2. Improve Your Test-Taking Strategy
Taking the FE exam is a strategic task as much as an academic task. Therefore, before retaking the test, you should consider refining your test-taking strategy.
The best way to approach this would be to speak to fellow test-takers who have passed the exam and question them about their methods of perpetration. This can help you gain insight as to how you can improve your preparation strategy.
Do not rush into retaking the FE exam again. Make a weekly study plan for the weeks leading up to the FE Electrical exam. This should include a clear breakdown of the topics you need to learn as well as a target amount of hours you should spend on them. Don’t wander from your FE exam preparation schedule after you’ve created one – instead, let it guide you during this time, as writing everything down will help you stay on track.
Then, based on your study schedule, attempt practice exams. This is perhaps the number one tip to pass the FE exam. Taking practice exams will assist you to figure out which sections you’ve mastered and which ones you need to go over again.
While solving practice questions on a daily basis, keep note of your progress. Time yourself to get a sense of how long it takes you to solve a particular problem. If you find yourself constantly spending longer than three minutes to solve a problem, set a goal for yourself to improve your timing and solve them in under three minutes.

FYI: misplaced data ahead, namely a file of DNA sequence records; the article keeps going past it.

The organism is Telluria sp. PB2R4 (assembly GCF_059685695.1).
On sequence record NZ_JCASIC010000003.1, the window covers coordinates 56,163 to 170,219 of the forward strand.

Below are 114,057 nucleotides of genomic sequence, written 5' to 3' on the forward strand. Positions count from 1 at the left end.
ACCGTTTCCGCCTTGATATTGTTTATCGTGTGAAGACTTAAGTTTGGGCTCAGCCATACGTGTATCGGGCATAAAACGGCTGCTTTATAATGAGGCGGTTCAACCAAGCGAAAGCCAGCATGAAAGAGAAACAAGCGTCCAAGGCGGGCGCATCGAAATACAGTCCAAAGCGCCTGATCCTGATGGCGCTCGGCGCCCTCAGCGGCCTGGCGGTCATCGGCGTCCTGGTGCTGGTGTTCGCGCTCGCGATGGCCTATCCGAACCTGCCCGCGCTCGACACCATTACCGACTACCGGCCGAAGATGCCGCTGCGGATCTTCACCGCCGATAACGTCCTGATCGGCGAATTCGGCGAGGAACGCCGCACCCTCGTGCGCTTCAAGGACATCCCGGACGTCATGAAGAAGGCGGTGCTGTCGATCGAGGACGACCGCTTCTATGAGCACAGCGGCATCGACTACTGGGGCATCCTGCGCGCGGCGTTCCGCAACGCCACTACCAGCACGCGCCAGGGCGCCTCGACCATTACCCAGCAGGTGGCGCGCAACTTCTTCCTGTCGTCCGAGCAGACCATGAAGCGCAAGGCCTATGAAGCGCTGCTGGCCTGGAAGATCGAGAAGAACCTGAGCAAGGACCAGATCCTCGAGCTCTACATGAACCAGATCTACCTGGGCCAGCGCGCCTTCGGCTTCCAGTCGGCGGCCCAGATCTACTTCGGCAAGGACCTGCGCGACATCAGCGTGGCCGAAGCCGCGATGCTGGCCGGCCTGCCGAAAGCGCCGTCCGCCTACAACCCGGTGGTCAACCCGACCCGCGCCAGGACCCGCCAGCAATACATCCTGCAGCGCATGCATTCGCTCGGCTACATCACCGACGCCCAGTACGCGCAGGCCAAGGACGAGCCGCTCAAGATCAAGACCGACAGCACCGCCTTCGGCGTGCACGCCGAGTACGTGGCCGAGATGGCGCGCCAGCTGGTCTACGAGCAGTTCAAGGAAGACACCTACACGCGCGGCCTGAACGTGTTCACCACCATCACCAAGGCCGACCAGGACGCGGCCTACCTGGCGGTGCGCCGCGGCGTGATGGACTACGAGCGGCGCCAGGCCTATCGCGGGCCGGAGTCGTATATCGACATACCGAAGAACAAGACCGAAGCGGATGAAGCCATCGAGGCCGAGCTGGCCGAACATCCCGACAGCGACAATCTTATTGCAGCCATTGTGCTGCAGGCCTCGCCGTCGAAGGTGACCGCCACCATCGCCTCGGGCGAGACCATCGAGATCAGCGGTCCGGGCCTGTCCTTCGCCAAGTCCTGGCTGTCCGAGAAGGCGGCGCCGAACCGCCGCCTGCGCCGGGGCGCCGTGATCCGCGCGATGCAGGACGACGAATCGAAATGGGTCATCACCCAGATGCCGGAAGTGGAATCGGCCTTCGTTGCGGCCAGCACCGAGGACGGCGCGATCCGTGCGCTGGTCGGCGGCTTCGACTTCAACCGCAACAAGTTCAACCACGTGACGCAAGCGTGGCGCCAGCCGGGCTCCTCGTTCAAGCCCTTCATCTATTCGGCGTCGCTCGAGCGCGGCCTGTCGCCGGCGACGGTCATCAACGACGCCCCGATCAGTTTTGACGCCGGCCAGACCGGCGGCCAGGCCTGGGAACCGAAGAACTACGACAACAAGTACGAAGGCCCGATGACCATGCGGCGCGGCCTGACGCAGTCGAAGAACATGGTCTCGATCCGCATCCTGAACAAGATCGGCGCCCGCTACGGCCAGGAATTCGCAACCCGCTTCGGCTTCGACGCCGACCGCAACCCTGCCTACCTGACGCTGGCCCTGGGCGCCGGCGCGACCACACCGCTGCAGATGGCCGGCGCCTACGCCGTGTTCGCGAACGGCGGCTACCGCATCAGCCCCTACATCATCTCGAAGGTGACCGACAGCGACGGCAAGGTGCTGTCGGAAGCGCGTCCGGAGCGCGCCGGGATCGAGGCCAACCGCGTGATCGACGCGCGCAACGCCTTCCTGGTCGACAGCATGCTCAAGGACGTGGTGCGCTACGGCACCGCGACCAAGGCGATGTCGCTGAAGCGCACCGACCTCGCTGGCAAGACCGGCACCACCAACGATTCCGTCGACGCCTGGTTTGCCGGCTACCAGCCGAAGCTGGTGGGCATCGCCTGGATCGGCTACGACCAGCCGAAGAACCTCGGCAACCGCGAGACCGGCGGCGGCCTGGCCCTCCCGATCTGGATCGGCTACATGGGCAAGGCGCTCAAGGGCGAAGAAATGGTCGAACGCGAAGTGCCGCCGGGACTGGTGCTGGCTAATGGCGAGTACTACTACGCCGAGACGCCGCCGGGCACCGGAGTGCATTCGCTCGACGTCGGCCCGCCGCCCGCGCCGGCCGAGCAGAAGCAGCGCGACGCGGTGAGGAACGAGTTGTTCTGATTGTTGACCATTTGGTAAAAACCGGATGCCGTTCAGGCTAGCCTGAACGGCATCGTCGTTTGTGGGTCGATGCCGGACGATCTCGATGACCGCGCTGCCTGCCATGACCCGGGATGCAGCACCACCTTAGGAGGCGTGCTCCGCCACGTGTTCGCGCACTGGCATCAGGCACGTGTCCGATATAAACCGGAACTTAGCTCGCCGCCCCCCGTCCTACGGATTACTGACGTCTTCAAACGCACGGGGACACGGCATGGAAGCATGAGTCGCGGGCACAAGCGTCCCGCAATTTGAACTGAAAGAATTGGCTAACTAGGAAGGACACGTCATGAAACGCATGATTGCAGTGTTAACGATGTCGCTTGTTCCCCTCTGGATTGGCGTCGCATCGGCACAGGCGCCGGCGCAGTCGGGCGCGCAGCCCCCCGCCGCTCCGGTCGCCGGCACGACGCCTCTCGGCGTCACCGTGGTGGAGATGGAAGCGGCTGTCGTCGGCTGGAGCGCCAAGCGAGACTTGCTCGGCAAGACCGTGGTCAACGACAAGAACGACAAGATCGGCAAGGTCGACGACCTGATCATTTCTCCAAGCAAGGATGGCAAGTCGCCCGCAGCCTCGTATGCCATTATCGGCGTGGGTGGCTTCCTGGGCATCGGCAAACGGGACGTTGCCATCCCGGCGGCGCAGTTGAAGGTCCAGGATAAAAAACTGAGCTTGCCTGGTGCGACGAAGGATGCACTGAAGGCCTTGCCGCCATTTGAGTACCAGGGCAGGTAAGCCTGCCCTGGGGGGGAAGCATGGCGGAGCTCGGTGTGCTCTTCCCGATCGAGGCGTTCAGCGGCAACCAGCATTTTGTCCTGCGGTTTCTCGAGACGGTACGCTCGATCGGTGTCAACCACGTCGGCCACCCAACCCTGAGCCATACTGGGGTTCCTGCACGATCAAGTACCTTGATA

3. Consider Getting a Study Guide for Fundamentals of Engineering (FE)
It’s true that you can retake the NCEES® FE exam thrice a year – but should you really take it that easy?
The cost of an FE exam retake isn’t just monetary, but it’s also a waste of time as well. You need to progress in your career as fast as possible. However, if you fail the FE exam, you need to keep in mind that you can only attempt to retake the test once every three months.
Perhaps for this reason alone, you should consider getting a study guide for Fundamentals of Engineering (FE). Hundreds of practice questions with complete solutions are included in study guides to help you become more familiar with the NCEES® FE Test Reference Handbook, which is the only reference item you are allowed to bring to the FE exam.
You tried to make it on your own without any help but you failed. For the next attempt, why not take the help of a study guide that can help you target your focus areas, practice, and help prepare you to take that FE exam and pass it.
Frequently Asked Questions:
1- What score do I need to pass the FE exam?
2- How do I know if I passed the FE exam?
3- Can you take the FE exam back to back?
An FE exam retake doesn’t have to be daunting. You shouldn’t consider it as your failure. In fact, it’s an opportunity to up your game, redefine your strategies, and come back stronger. After all, you’re offered the retake opportunity three times a year. If you’re planning to retake the exam, definitely check out our FE exam preparation tips.